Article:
[Updated: New York Governor Cuomo followed Montana Governor Bullock’s lead this morning (1/24/18) and signed a similar executive order barring the state from contracting with internet service providers unless they agree to follow net neutrality. Gov. Cuomo said. “With this executive order, we reaffirm our commitment to freedom and democracy and help ensure that the internet remains free and open to all.”]
Way out West in the state of Montana there’s a showdown – it’s Bullock versus Pai. Democratic Governor Steve Bullock has become the first to implement net neutrality requirements for state contracts. “This is a simple step states can take to preserve and protect net neutrality. We can’t wait for folks in Washington DC to come to their senses and reinstate these rules,” Bullock said, according to the Hill.com The order says that in order to receive a contract with the state government, internet service providers must not engage in blocking or throttling web content or create internet fast lanes.
This directive challenges FCC chairman Ajit Pai’s recent rule change on net neutrality.
Montana wants to maintain the rules prohibiting broadband providers from blocking or slowing websites or charging for higher-quality content and service that have recently been withdrawn by FCC chairman Ajit Pai. The widely popular rules were originally put in force under the Obama era FCC.
And there are plenty of challenges to the rule change involving legislation floating around state houses. Attorneys general in twenty one states, including Vermont AG T.J. Donovan, are suing the FCC to keep net neutrality. Senators Leahy and Sanders and our lone Congress-critter Peter Welch also opposed the FCC on this scheme to undo net neutrality.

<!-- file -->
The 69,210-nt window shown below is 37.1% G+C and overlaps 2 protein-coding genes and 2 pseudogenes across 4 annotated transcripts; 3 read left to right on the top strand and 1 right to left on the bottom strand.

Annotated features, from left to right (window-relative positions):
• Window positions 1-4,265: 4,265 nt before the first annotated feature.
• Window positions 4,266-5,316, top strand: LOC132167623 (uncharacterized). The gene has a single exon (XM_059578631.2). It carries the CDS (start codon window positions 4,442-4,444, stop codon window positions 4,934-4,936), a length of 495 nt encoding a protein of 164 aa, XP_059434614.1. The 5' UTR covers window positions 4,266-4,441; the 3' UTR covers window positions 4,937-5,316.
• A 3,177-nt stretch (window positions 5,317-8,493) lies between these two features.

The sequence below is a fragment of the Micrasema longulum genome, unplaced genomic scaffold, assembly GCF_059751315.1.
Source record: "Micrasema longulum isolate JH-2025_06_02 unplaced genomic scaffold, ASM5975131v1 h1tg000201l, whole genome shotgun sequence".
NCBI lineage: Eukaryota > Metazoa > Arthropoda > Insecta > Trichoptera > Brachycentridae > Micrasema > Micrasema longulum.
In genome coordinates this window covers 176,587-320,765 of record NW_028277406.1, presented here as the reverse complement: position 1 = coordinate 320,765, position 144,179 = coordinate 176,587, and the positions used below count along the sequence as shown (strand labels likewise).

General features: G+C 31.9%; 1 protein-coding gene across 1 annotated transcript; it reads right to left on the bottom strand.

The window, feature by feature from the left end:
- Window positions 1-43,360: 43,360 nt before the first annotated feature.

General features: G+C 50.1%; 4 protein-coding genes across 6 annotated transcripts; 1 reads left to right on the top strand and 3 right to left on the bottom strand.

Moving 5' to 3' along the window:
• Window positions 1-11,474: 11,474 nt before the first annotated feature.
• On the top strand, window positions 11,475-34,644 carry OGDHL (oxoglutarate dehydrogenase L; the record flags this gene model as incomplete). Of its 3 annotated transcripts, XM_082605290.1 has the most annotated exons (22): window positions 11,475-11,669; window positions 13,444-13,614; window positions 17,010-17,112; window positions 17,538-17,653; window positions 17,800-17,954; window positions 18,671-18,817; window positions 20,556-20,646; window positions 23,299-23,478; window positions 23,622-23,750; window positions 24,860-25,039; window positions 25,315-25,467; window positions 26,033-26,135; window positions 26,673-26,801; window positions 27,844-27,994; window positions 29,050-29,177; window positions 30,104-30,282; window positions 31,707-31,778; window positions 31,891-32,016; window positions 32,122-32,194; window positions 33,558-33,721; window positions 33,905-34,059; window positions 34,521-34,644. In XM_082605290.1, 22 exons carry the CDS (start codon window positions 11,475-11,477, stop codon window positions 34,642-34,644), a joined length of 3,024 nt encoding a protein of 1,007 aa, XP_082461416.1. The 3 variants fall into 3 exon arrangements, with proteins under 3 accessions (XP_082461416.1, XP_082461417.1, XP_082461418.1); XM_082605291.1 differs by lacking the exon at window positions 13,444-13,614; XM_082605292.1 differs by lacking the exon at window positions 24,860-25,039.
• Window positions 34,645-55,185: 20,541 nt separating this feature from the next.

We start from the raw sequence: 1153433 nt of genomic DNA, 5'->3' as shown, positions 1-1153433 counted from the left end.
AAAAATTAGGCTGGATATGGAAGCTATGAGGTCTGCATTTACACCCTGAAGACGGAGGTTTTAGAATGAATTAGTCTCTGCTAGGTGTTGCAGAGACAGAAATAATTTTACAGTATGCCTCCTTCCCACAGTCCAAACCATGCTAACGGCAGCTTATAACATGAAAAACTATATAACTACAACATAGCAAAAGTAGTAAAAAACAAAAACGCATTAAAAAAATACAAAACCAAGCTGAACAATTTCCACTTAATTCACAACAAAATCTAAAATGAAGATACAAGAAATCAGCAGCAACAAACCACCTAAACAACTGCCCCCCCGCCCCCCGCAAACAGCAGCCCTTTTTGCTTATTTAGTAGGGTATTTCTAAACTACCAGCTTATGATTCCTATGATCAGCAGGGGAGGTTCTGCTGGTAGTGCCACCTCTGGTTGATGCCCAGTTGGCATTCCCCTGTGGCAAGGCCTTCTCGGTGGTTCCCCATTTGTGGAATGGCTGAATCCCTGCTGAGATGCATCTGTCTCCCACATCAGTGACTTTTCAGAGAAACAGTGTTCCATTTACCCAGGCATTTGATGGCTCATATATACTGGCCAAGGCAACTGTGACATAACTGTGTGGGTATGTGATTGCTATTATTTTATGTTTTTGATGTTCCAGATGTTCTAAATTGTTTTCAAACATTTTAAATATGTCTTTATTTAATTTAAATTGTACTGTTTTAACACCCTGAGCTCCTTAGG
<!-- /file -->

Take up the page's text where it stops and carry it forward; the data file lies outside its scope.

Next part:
At the state level Secretary of State Jim Condos has also voiced his support for maintaining net neutrality. This past spring there was a joint resolution in the legislature urging the FCC to retain net neutrality.
But for now Governor Bullock’s executive order in Montana is the first executive order designed to accomplish the same goal. In a statement, Bullock’s office urged other states concerned about net neutrality to use its order as a template for their own efforts: Governor Bullock invited other governors and statehouses to join him. Governor Bullock’s administration will offer the framework to other states who wish to follow. “To every governor and every legislator in every statehouse across the country, and to every small business and every Fortune 500 company that wants a free and open internet when they buy services: I will personally email this to you,” [added emphasis]
State-mandated net neutrality could be a popular issue for someone to champion here in Vermont. At the time of the FCC rule change a spokesperson for Governor Scott (R) said he was “disappointed” with it. It is not impossible but realistically it is hard to imagine Gov. Scott taking an action as aggressive as issuing an executive order like Governor Bullock’s – certainly not without some prompting toward perhaps channeling his “disappointment.”
Maybe someone else will pick it up. Such as, say, someone who not only favors net neutrality but might have hopes to run against Phil Scott for governor. Someone who values the future, maybe, someone like 13-year-old Ethan Sonneborn, of Bristol, who has announced he is running. Somebody get a comment from the young man!